Prospect Cottage and its garden on the shingle spit of Dungeness in Kent could not have been more of a contrast to the previous three gardens we had visited on our holiday. Pashley Manor, Great Dixter and Sissinghurst all artfully conjured up what most of us would think of as true English gardens; roses in abundance, herbaceous borders, topiary and the use of formal lines to contrast with the softness of the planting, all surrounding beautiful old buildings. My own taste in garden style is exactly that of these three gardens, probably more the wildness of Christpher Lloyd’s planting at Great Dixter but on a much, much smaller scale and as much as I loved visiting them you can have too much of a good thing. Prospect Cottage provided the refreshing, stimulating change that was needed.
The garden surrounding Prospect Cottage was created by the film director Derek Jarman. He moved to the little tarred black fisherman’s cottage with it’s distinctive yellow window frames in the mid 1980s and created a garden in what seems an impossible place. He died in 1994 but nearly 20 years later his garden still attracts people to Dungeness’s unusual and bleak landscape.
The shingle spit of Dungeness has been created over thousands of years. Now a nature reserve it juts out into the English Channel. This flat and exposed piece of land is starkly different to the green rolling hills and farmland only several miles away. Bleak, and seemingly barren, it is hard to image anything or anyone would want to make this their home. In summer the sun beats down with little in the way of shade to provide respite and with nothing between it and the sea the winds rip through here with a regularity that gives the place a weather beaten look. The only other place we’ve felt more windswept was the Isles of Scilly. With such a flat landscape the sky feels huge and it takes on a different presence. Clouds scud across at a pace and you get a real feeling of being close to the elements. This scene is dominated by the looming buildings of the nuclear power station. A blot on the landscape to many it certainly adds to a sense of otherworldliness that makes Dungeness feel so unique. And yet, despite all of this, or perhaps because of it, this strange place is not desolate and lifeless, far from it.
There are over 100 houses at Dungeness. Some were created over 100 years ago from railway carriages, others are wooden huts like Prospect Cottage. It was to here that Jarman retreated when he discovered he was HIV positive. Around the cottage, in the shingle, he started to create a garden. All around Dungeness there are plants, growing in this seemingly inhospitable place they thrive, adapted to the salt-laden winds and the calcareous soil. Species such as the horned poppy, sea kale, woody nightshade and valerian appear through the shingle. These little plants hunkered down and battered by the elements inspired Derek Jarman. He added to the natives already growing encouraging more of them and experimenting with other plants to see if they too could cope with the conditions. He discovered that Californian poppies, lavender and santolina were all happy there. Collecting driftwood, bits of metal and rope and large pebbles that washed up on the shore he created sculptures and focal points which gave the garden some height. He also created patterns in the shingle such as concentric circles, a little like in Japanese gardens, where they rake gravel to symbolise water.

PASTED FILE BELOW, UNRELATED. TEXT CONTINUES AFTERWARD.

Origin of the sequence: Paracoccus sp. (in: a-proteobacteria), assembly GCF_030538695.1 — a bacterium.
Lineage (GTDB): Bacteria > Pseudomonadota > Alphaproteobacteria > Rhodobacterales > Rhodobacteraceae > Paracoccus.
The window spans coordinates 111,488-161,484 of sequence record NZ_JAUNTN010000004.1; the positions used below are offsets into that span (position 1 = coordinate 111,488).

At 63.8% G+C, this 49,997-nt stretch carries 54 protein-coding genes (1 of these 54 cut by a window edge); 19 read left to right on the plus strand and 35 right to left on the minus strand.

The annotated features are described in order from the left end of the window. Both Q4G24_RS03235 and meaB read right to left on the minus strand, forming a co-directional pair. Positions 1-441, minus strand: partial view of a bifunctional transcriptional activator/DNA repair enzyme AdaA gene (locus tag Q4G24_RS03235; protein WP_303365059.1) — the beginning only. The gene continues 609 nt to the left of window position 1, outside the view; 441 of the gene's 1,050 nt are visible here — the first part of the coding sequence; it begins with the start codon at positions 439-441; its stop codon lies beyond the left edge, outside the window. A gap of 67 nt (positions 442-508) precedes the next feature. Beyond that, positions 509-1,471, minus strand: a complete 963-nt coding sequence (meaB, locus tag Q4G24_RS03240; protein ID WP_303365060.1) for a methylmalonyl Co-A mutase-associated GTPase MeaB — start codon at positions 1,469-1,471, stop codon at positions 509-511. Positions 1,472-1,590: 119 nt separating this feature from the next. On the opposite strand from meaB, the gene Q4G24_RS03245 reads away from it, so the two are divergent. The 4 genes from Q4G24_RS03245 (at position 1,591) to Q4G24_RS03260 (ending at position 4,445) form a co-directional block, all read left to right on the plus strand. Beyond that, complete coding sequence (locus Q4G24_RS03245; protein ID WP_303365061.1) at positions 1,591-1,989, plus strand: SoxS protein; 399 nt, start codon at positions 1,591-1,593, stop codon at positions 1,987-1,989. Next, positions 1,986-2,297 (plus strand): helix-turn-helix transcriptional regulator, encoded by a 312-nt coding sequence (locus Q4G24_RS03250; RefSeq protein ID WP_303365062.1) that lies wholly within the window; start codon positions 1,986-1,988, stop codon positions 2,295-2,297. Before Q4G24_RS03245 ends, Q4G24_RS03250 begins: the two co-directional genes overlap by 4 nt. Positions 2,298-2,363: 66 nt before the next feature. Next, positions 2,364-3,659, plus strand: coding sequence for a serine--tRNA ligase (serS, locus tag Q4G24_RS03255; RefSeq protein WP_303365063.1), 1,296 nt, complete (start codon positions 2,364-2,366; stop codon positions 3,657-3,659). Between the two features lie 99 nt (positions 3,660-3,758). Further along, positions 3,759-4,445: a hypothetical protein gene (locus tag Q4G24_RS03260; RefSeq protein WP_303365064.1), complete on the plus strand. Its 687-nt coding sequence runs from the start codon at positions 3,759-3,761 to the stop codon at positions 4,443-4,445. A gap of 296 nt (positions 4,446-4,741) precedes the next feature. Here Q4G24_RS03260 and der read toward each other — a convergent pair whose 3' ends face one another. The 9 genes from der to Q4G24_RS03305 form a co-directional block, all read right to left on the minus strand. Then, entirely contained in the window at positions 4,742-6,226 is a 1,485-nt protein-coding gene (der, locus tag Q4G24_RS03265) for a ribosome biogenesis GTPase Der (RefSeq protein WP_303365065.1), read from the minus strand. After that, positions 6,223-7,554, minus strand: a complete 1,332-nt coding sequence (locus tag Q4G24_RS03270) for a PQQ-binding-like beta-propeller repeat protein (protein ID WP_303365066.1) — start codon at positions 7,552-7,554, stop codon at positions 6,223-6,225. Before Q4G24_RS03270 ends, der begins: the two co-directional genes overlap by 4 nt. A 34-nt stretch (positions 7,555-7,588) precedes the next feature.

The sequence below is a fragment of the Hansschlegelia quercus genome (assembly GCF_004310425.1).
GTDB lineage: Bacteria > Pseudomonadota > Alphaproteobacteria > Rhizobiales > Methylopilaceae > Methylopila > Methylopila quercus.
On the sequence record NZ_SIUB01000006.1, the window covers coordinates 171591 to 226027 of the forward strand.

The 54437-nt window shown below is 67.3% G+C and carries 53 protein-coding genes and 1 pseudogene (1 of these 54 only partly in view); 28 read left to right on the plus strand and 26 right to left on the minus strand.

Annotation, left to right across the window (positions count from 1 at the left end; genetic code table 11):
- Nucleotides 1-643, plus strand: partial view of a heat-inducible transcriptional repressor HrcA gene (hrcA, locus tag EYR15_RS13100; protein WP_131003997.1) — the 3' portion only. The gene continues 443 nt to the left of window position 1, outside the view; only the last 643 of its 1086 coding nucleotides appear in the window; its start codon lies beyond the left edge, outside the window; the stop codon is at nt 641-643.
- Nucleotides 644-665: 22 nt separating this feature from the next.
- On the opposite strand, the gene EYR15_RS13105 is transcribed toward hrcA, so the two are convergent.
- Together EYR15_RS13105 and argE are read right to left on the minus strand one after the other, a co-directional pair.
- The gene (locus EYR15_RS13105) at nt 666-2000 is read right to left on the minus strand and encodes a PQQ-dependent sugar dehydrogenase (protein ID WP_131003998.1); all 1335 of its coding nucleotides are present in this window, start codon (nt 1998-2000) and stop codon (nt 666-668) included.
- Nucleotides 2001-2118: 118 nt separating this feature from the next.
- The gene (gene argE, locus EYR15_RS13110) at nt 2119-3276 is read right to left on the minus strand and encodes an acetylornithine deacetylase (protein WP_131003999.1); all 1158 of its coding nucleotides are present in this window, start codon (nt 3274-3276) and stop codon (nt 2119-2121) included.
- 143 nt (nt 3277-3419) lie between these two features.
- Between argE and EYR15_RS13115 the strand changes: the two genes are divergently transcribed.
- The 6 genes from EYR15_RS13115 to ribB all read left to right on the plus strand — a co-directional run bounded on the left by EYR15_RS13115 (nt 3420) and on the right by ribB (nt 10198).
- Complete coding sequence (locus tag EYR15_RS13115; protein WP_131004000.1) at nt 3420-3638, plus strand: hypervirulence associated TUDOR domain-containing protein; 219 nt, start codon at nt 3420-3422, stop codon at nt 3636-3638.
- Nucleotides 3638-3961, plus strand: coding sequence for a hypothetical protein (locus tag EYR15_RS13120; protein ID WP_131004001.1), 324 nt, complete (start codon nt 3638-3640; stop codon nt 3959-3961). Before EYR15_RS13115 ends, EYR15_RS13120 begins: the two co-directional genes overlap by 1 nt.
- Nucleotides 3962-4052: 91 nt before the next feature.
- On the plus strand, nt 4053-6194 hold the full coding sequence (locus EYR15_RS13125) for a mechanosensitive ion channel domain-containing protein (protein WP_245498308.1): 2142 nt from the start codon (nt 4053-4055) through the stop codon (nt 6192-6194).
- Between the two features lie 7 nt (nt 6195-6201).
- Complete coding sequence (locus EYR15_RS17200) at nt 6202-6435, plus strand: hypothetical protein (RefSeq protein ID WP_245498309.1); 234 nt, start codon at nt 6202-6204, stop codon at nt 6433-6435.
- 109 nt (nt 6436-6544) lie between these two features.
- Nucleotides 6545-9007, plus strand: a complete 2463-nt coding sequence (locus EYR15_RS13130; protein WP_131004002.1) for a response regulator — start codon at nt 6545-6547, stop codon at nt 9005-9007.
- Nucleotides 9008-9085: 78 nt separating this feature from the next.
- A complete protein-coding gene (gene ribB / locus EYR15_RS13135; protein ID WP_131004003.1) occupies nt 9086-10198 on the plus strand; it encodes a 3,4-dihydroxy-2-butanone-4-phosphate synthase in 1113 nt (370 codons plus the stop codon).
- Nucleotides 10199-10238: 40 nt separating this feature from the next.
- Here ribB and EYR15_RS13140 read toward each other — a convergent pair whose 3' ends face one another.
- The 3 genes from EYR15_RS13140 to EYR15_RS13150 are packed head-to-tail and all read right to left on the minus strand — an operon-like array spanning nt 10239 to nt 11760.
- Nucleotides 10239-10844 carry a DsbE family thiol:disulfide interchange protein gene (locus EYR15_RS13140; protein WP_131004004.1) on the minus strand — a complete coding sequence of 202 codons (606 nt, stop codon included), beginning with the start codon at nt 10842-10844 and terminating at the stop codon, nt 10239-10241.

He used flint stones to mark out planting areas giving this part of Dungeness a sense of definition and distinctness. Perhaps one of the most striking features to the visitor’s eye is the lack of boundaries. There are no fences, hedges or walls separating the cottages and the houses themselves have a feeling of being unintended, almost like they blew in on the wind but I love how Jarman used the bits and pieces he found lying around to define the space around him.
Prospect Cottage is now privately owned and the garden is not actually open to the public but it is possible to view it from the road right in front where you can get a perfectly good view of the garden. Tempting as it was to wander through the garden and around to the back with no boundaries there to stop you, we didn’t, remaining by the road and respecting the owners privacy. Apparently there used to be a group of bonsai sloe trees several inches tall but each spreading about a foot which would fruit and flower. I don’t know whether they are still there or not but the gardens seem to have changed little from when Jarman was still alive so I have little reason to doubt there isn’t still a magical little bonsai forest on Dungeness.
We visited one evening with the sun setting and parked up. A hare, only the second time we’d seen one, bounded past and marsh harriers and hobbies flew over head. It’s strange really that the garden we visited for free and only briefly, that was tiny in comparison to the others on the tour and that had such a limited number of plants is perhaps the garden I will remember most fondly. The oasis in the shingle.
There is a fascinating book about the garden at Prospect Cottage if you would like to read more about Derek Jarman and his creation.